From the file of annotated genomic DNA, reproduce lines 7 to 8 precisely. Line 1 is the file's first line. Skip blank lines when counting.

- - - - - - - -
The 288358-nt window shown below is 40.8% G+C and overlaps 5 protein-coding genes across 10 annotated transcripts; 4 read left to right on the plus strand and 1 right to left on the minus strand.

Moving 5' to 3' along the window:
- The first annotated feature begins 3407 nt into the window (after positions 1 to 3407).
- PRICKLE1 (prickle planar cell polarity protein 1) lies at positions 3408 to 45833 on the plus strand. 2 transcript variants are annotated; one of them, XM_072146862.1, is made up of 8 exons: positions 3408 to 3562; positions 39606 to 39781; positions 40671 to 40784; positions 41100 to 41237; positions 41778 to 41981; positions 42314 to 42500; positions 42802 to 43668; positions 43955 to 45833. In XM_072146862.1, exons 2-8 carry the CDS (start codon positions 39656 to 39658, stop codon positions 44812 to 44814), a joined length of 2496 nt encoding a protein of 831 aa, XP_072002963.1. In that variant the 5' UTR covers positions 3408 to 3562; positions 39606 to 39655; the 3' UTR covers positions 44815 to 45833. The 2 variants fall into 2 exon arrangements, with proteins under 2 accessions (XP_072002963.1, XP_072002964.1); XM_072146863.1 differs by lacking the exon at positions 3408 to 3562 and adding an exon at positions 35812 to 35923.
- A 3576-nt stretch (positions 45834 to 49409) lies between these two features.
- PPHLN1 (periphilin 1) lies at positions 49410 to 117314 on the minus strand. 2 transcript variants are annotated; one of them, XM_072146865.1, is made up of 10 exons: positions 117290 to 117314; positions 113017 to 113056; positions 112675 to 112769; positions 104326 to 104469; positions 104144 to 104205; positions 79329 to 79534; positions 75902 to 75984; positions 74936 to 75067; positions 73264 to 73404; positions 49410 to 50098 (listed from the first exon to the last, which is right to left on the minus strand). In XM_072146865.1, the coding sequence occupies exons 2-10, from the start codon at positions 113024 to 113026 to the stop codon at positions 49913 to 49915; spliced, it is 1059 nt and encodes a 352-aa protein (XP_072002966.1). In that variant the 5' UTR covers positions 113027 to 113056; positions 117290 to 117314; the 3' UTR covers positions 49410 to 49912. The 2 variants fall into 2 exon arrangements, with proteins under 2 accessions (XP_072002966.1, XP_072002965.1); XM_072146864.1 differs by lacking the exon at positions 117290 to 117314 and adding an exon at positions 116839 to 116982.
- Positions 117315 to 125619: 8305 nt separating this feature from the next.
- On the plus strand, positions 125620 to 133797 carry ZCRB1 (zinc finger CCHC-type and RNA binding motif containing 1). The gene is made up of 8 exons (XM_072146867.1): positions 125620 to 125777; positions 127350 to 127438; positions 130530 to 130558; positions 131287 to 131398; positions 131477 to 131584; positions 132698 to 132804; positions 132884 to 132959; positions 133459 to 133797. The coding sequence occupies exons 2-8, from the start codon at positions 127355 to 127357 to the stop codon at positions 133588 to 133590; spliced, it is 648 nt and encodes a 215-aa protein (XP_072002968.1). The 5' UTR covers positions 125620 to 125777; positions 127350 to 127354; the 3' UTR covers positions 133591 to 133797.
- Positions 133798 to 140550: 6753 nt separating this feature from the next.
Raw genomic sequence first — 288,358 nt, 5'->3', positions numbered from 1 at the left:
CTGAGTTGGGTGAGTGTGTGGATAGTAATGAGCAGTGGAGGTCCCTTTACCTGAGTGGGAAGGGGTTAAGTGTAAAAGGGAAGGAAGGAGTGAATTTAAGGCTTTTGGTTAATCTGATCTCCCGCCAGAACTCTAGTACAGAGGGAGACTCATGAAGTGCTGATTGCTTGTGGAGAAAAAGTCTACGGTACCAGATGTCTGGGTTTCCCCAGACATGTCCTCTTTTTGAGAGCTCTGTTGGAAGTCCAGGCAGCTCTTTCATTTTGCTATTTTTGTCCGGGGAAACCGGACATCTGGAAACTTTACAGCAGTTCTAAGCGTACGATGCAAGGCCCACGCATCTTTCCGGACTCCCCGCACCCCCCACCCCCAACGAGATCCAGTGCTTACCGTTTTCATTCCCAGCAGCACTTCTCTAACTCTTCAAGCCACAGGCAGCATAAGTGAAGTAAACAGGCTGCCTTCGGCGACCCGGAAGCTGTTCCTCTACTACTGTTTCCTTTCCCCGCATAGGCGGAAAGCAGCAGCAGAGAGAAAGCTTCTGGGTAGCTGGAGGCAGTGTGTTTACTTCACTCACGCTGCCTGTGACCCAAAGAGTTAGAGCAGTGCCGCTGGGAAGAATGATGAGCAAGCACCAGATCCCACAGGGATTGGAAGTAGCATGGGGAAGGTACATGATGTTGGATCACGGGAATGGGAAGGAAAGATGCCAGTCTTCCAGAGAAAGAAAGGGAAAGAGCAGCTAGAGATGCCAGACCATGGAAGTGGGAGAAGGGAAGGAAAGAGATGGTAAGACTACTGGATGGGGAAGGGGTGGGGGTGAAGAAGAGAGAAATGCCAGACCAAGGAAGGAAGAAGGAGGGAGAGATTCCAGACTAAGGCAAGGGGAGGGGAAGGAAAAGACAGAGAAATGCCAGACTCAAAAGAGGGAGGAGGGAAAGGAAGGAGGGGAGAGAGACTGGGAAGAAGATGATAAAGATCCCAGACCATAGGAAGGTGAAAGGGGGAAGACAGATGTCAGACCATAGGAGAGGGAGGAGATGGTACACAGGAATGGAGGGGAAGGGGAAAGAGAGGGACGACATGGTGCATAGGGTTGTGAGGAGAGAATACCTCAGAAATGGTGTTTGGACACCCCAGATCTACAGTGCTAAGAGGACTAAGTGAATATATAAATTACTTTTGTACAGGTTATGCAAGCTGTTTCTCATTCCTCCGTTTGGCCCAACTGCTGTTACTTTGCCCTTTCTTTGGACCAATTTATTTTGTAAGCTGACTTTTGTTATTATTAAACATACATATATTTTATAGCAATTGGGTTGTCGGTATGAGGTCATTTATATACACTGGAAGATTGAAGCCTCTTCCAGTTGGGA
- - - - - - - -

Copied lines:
- Positions 117315 to 125619: 8305 nt separating this feature from the next.
- On the plus strand, positions 125620 to 133797 carry ZCRB1 (zinc finger CCHC-type and RNA binding motif containing 1). The gene is made up of 8 exons (XM_072146867.1): positions 125620 to 125777; positions 127350 to 127438; positions 130530 to 130558; positions 131287 to 131398; positions 131477 to 131584; positions 132698 to 132804; positions 132884 to 132959; positions 133459 to 133797. The coding sequence occupies exons 2-8, from the start codon at positions 127355 to 127357 to the stop codon at positions 133588 to 133590; spliced, it is 648 nt and encodes a 215-aa protein (XP_072002968.1). The 5' UTR covers positions 125620 to 125777; positions 127350 to 127354; the 3' UTR covers positions 133591 to 133797.